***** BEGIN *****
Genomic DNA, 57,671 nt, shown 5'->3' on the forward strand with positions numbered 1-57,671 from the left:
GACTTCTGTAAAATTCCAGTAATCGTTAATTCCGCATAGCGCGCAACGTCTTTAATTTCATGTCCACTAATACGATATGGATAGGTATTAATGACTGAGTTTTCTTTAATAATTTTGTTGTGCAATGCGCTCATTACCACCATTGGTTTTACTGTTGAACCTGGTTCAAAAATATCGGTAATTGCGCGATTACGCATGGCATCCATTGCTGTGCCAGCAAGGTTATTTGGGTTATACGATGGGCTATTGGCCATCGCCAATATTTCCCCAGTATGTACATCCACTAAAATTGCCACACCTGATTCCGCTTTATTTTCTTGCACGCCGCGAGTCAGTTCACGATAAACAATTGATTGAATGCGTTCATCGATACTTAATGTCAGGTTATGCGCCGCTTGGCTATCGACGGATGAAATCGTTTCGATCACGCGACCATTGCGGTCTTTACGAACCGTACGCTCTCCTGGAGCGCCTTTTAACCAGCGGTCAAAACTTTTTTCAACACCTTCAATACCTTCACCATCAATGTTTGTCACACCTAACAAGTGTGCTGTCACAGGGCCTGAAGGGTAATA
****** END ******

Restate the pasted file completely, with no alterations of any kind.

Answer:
Genomic DNA, 57,671 nt, shown 5'->3' on the forward strand with positions numbered 1-57,671 from the left:
GACTTCTGTAAAATTCCAGTAATCGTTAATTCCGCATAGCGCGCAACGTCTTTAATTTCATGTCCACTAATACGATATGGATAGGTATTAATGACTGAGTTTTCTTTAATAATTTTGTTGTGCAATGCGCTCATTACCACCATTGGTTTTACTGTTGAACCTGGTTCAAAAATATCGGTAATTGCGCGATTACGCATGGCATCCATTGCTGTGCCAGCAAGGTTATTTGGGTTATACGATGGGCTATTGGCCATCGCCAATATTTCCCCAGTATGTACATCCACTAAAATTGCCACACCTGATTCCGCTTTATTTTCTTGCACGCCGCGAGTCAGTTCACGATAAACAATTGATTGAATGCGTTCATCGATACTTAATGTCAGGTTATGCGCCGCTTGGCTATCGACGGATGAAATCGTTTCGATCACGCGACCATTGCGGTCTTTACGAACCGTACGCTCTCCTGGAGCGCCTTTTAACCAGCGGTCAAAACTTTTTTCAACACCTTCAATACCTTCACCATCAATGTTTGTCACACCTAACAAGTGTGCTGTCACAGGGCCTGAAGGGTAATA